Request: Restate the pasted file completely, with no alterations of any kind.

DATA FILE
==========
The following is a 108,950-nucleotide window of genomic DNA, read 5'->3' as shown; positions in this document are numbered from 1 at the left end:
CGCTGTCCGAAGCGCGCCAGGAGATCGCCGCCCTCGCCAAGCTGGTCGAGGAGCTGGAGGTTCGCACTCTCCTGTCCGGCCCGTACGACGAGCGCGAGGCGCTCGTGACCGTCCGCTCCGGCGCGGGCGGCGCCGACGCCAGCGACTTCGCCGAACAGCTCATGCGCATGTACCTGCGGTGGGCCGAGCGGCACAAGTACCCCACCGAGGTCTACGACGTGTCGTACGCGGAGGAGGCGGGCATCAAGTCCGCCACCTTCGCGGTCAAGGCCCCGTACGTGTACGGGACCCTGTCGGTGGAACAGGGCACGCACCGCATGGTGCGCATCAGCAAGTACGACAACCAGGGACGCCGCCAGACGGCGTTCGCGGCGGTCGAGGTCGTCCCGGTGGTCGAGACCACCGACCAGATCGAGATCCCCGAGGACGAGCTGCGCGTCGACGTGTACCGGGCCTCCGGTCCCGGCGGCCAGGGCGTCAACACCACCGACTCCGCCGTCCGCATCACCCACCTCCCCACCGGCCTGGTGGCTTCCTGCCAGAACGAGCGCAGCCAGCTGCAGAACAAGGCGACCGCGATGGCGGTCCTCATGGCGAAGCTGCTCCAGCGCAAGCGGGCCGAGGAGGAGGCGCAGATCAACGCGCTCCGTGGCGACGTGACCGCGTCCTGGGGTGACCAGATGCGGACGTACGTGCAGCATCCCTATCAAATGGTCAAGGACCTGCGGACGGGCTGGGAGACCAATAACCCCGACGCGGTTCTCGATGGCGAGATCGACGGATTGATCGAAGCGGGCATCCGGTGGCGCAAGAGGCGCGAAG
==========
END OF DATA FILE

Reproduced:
The following is a 108,950-nucleotide window of genomic DNA, read 5'->3' as shown; positions in this document are numbered from 1 at the left end:
CGCTGTCCGAAGCGCGCCAGGAGATCGCCGCCCTCGCCAAGCTGGTCGAGGAGCTGGAGGTTCGCACTCTCCTGTCCGGCCCGTACGACGAGCGCGAGGCGCTCGTGACCGTCCGCTCCGGCGCGGGCGGCGCCGACGCCAGCGACTTCGCCGAACAGCTCATGCGCATGTACCTGCGGTGGGCCGAGCGGCACAAGTACCCCACCGAGGTCTACGACGTGTCGTACGCGGAGGAGGCGGGCATCAAGTCCGCCACCTTCGCGGTCAAGGCCCCGTACGTGTACGGGACCCTGTCGGTGGAACAGGGCACGCACCGCATGGTGCGCATCAGCAAGTACGACAACCAGGGACGCCGCCAGACGGCGTTCGCGGCGGTCGAGGTCGTCCCGGTGGTCGAGACCACCGACCAGATCGAGATCCCCGAGGACGAGCTGCGCGTCGACGTGTACCGGGCCTCCGGTCCCGGCGGCCAGGGCGTCAACACCACCGACTCCGCCGTCCGCATCACCCACCTCCCCACCGGCCTGGTGGCTTCCTGCCAGAACGAGCGCAGCCAGCTGCAGAACAAGGCGACCGCGATGGCGGTCCTCATGGCGAAGCTGCTCCAGCGCAAGCGGGCCGAGGAGGAGGCGCAGATCAACGCGCTCCGTGGCGACGTGACCGCGTCCTGGGGTGACCAGATGCGGACGTACGTGCAGCATCCCTATCAAATGGTCAAGGACCTGCGGACGGGCTGGGAGACCAATAACCCCGACGCGGTTCTCGATGGCGAGATCGACGGATTGATCGAAGCGGGCATCCGGTGGCGCAAGAGGCGCGAAG